Aside from its terrifying price for the hardback, Lee Spinks's James Joyce: A Critical Guide offers little for this reviewer to complain about. It is a survey of Joyce's life, work, and critical reception. I have, probably, read about twenty books of the sort, and this one is clearly at or very near the top of the pile. Its greatest virtue is its style. Spinks is a deft writer whose special gift is for the precise but unfussy mot juste. An example, picked almost at random: "In a sentence such as 'Stephen's heart began slowly to fold and fade with fear like a withering flower' the narrative voice is pitched equidistantly between Joyce's exterior perspective and Stephen's poeticizing sensibility: the artful, but somewhat studied alliteration maintains the type of self-conscious poise Stephen mistakes for self-assurance." "Pitched equidistantly" is quite good, I think, and the final clause couldn't be bettered. Every [End Page 379] word is made to count, and every word is the right one. Much of the writing in this book approaches or achieves that level.
Of course the problem with such projects is that one is not supposed to shine. The passage just cited comes perilously close to saying something original. Several moments in Spinks's book convince me that he could, if called on, produce an extremely interesting work on Joyce, especially on A Portrait of the Artist as a Young Man. Original, arresting readings do occasionally crop up, but as it were accidentally. They are not the main show. The main show is the business of introducing Joyce to people reading him for the first time. If you are an accomplished Shakespeare scholar teaching Romeo and Juliet to freshmen, one thing you do not want to do, at least until later, is to suggest that Romeo and Juliet, being kids, may have been just plain stupid to put their fates in the hands of Friar Lawrence. Spinks traverses many comparable issues of Joycean controversy, and his instinct is to finesse them. Usually this is the right move, but not, I think, always. For example, when it comes to the decades-old question of whether Frank, the romantic lead of "Eveline," is to be trusted, Spinks has this to say:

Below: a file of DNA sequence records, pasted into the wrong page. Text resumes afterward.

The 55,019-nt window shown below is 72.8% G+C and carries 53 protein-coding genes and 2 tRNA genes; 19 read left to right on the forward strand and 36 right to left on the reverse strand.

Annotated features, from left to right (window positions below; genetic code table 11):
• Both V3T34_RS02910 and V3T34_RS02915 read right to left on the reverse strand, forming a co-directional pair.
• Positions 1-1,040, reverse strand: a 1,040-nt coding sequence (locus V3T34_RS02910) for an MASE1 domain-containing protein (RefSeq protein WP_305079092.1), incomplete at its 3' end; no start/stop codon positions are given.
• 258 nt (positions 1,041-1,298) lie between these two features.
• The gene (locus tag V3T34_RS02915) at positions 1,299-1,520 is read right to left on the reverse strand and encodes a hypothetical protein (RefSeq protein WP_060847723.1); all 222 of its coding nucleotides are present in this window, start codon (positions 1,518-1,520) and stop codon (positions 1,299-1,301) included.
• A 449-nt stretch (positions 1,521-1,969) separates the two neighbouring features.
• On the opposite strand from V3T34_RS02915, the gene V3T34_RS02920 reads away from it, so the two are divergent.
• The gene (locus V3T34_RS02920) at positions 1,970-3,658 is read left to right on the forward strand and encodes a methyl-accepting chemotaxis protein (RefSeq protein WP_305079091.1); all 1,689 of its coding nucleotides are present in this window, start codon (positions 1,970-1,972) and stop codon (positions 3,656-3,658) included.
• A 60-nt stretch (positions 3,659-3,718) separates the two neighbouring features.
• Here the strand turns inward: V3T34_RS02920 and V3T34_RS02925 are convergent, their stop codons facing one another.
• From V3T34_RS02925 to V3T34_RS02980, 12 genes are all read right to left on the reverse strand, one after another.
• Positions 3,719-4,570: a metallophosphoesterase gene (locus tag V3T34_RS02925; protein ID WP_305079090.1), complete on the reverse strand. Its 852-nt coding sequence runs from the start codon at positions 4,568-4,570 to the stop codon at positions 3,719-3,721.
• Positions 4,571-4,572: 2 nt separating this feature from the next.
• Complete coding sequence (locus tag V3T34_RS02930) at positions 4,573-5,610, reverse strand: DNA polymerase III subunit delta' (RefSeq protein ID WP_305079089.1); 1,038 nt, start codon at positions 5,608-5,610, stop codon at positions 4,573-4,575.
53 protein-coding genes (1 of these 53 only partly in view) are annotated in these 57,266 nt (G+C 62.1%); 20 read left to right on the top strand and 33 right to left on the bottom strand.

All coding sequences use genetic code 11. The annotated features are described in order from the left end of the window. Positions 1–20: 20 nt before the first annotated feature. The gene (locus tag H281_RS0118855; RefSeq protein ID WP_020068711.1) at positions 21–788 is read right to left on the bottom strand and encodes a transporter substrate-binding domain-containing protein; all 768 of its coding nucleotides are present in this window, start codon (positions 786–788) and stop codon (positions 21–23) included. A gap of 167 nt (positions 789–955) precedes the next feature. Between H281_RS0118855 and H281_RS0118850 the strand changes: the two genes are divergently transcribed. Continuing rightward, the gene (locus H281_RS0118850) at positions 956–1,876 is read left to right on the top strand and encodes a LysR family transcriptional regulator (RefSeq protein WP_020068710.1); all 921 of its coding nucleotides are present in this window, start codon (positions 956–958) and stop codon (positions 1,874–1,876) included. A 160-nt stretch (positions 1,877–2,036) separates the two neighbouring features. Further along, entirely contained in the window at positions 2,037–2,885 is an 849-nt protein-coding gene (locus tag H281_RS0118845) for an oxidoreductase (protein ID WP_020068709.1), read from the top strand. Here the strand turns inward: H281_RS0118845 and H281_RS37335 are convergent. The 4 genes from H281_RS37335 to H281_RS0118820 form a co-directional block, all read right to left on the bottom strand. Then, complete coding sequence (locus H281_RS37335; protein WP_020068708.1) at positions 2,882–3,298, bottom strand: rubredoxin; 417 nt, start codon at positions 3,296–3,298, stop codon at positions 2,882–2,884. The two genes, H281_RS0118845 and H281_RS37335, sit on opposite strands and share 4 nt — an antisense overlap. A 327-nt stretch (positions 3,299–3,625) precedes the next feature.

The disquieting impression that Frank's nature is somewhat more banal than Eveline's idealization of him suggests is augmented by his clichéridden banter: he had "fallen on his feet" in Buenos Aries [note: a computer error here, I suspect, probably from a spell-checker that has heard of neither the Buenos Aires on the map nor the Buenos Ayres of "Eveline" but has heard of the Greek god of war] and then returned "to the old country" for a holiday. Ultimately the question of what Frank's genuine qualities are ceases to be of real significance. He stands in for a profound absence in Eveline's life by personifying a dream of self-invention that she will never have the strength to realize.
Deliberately or not, this misses the point. The main question about Frank is not whether his words are witty but whether they are true, whether he intends to marry Eveline and take her away or whether he intends to sell her into the white slavery trade whose headquarters at the time was in fact Buenos Aires. Surely that matters more than how clever he is with words. It's a complicated and contentious issue, too much so for a book of this sort. So why bring it up at all?
Spinks's survey of the other Dubliners is brisk and efficient. As per orders, it offers little or nothing new. In fact its one weakness is a tendency to sign on too readily to established readings. Like generations of critics before, Spinks assumes that the reason no one in "Clay" tells Maria that in singing a sentimental song she has mistakenly skipped a verse is that "the missing lines treat of marriage … a vital connection [End Page 380] to...